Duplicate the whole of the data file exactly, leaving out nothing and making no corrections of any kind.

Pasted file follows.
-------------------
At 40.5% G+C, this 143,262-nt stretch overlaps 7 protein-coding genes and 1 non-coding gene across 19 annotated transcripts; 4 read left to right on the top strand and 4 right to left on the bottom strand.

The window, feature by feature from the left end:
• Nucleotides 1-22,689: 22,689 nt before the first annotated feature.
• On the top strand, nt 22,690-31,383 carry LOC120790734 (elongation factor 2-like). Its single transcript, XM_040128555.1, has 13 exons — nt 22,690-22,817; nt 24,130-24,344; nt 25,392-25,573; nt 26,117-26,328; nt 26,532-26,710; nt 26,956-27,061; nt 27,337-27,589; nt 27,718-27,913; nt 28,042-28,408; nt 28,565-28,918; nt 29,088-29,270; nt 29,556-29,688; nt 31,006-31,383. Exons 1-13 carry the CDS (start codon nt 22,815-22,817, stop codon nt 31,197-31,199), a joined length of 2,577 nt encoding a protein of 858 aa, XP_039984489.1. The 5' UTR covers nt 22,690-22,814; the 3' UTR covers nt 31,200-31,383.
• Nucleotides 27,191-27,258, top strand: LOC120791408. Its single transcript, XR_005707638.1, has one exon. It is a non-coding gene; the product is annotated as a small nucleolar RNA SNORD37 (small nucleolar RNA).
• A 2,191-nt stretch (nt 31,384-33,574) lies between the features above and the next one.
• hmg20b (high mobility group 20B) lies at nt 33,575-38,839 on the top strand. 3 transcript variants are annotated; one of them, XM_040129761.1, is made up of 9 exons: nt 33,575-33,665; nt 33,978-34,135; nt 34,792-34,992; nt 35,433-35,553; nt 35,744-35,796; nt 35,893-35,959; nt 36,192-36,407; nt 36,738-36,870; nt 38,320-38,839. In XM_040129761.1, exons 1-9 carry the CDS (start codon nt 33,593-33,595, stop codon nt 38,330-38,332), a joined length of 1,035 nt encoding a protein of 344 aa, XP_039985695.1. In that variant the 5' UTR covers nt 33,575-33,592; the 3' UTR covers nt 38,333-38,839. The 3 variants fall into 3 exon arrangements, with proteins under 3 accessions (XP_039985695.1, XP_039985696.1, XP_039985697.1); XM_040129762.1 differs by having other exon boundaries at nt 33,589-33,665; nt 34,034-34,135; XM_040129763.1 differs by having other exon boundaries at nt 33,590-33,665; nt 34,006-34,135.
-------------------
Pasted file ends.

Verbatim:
At 40.5% G+C, this 143,262-nt stretch overlaps 7 protein-coding genes and 1 non-coding gene across 19 annotated transcripts; 4 read left to right on the top strand and 4 right to left on the bottom strand.

The window, feature by feature from the left end:
• Nucleotides 1-22,689: 22,689 nt before the first annotated feature.
• On the top strand, nt 22,690-31,383 carry LOC120790734 (elongation factor 2-like). Its single transcript, XM_040128555.1, has 13 exons — nt 22,690-22,817; nt 24,130-24,344; nt 25,392-25,573; nt 26,117-26,328; nt 26,532-26,710; nt 26,956-27,061; nt 27,337-27,589; nt 27,718-27,913; nt 28,042-28,408; nt 28,565-28,918; nt 29,088-29,270; nt 29,556-29,688; nt 31,006-31,383. Exons 1-13 carry the CDS (start codon nt 22,815-22,817, stop codon nt 31,197-31,199), a joined length of 2,577 nt encoding a protein of 858 aa, XP_039984489.1. The 5' UTR covers nt 22,690-22,814; the 3' UTR covers nt 31,200-31,383.
• Nucleotides 27,191-27,258, top strand: LOC120791408. Its single transcript, XR_005707638.1, has one exon. It is a non-coding gene; the product is annotated as a small nucleolar RNA SNORD37 (small nucleolar RNA).
• A 2,191-nt stretch (nt 31,384-33,574) lies between the features above and the next one.
• hmg20b (high mobility group 20B) lies at nt 33,575-38,839 on the top strand. 3 transcript variants are annotated; one of them, XM_040129761.1, is made up of 9 exons: nt 33,575-33,665; nt 33,978-34,135; nt 34,792-34,992; nt 35,433-35,553; nt 35,744-35,796; nt 35,893-35,959; nt 36,192-36,407; nt 36,738-36,870; nt 38,320-38,839. In XM_040129761.1, exons 1-9 carry the CDS (start codon nt 33,593-33,595, stop codon nt 38,330-38,332), a joined length of 1,035 nt encoding a protein of 344 aa, XP_039985695.1. In that variant the 5' UTR covers nt 33,575-33,592; the 3' UTR covers nt 38,333-38,839. The 3 variants fall into 3 exon arrangements, with proteins under 3 accessions (XP_039985695.1, XP_039985696.1, XP_039985697.1); XM_040129762.1 differs by having other exon boundaries at nt 33,589-33,665; nt 34,034-34,135; XM_040129763.1 differs by having other exon boundaries at nt 33,590-33,665; nt 34,006-34,135.